(Photograph I instagrammed – shallow, I know – the evening the book arrived. That’s my midnight snack)
I won’t lie – I started this book only because I wanted to watch the movie. It’s been sitting on the external hard disk for so long and I wanted to know if I should keep it, or delete it to make space for other movies. I have a rule – I don’t watch movie adaptations before I’ve read the book. And now that I’ve read Ishiguro’s masterpiece, I don’t know if I’ll be comfortable watching the film (To hell with the drama! I’ll watch it, anyway). The book was great. And great is an understatement.
There are two things – a book with an unrequited love story, and a Byronic hero: world-weary, emotionally-conflicted, charismatic – that make me go weak in the knees. The Remains of the Day gave me both. The story is about Stevens, a butler of Darlington Hall, who embarks on a vacation. This holiday is his first time away from Darlington Hall in several years and the protagonist-narrator cannot but go back repeatedly to anecdotes about his time there. He is a principled man, dutiful and has achieved a certain amount of ‘dignity’ that his profession demands. It is also this very duty that has estranged him of his love for Miss Kenton. The journey from Darlington Hall to Weymouth is his journey from his present to his past – from the consequences to the sacrifices he made at a time when history was going through enormous changes and he believed that his service, his employer needed more attention than his own life and matters of the heart.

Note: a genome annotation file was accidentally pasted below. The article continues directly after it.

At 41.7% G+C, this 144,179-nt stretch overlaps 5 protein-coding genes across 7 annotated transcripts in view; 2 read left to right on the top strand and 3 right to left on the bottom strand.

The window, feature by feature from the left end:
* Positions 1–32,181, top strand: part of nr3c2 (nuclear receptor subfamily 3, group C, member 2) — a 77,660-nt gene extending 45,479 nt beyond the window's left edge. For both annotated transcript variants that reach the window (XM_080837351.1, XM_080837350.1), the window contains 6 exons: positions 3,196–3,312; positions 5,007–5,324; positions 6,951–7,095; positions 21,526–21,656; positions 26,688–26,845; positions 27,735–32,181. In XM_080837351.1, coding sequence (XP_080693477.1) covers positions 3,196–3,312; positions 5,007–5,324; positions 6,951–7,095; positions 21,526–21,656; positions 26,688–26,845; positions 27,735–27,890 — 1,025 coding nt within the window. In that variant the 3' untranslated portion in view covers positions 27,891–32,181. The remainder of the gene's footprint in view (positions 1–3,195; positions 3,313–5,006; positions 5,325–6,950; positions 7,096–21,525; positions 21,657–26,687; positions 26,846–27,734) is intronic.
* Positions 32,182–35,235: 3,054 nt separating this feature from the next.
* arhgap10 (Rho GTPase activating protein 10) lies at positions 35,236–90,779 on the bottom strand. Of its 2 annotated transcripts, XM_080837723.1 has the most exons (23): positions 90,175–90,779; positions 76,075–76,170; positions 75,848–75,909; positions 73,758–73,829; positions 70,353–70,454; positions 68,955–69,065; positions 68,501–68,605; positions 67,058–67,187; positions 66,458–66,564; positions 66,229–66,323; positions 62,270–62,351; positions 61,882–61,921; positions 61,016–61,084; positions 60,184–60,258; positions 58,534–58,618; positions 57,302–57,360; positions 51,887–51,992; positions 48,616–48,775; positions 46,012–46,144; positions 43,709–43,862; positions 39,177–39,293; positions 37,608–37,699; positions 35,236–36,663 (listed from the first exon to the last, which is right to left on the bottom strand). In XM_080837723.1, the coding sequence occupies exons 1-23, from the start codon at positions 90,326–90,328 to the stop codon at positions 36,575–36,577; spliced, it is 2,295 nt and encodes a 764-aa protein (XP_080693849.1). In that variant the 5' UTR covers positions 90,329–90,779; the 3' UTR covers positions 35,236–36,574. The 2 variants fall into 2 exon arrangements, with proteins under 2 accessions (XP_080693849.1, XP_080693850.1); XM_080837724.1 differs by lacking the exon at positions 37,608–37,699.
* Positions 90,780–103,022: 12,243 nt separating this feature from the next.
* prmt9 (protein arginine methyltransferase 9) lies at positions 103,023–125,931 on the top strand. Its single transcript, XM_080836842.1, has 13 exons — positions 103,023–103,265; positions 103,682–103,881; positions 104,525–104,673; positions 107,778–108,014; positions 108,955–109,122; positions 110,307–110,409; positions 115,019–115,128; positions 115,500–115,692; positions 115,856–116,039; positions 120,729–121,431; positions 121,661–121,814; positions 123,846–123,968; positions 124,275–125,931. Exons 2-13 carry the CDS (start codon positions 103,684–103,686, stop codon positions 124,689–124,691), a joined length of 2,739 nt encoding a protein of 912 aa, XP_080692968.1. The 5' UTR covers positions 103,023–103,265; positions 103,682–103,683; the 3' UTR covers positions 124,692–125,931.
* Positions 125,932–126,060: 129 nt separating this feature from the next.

I was told that the book would be slow. Mostly because of how elaborate the prose is. But it isn’t. It is beautiful. Almost like someone’s life unfolding in a quick motion, right before your own eyes.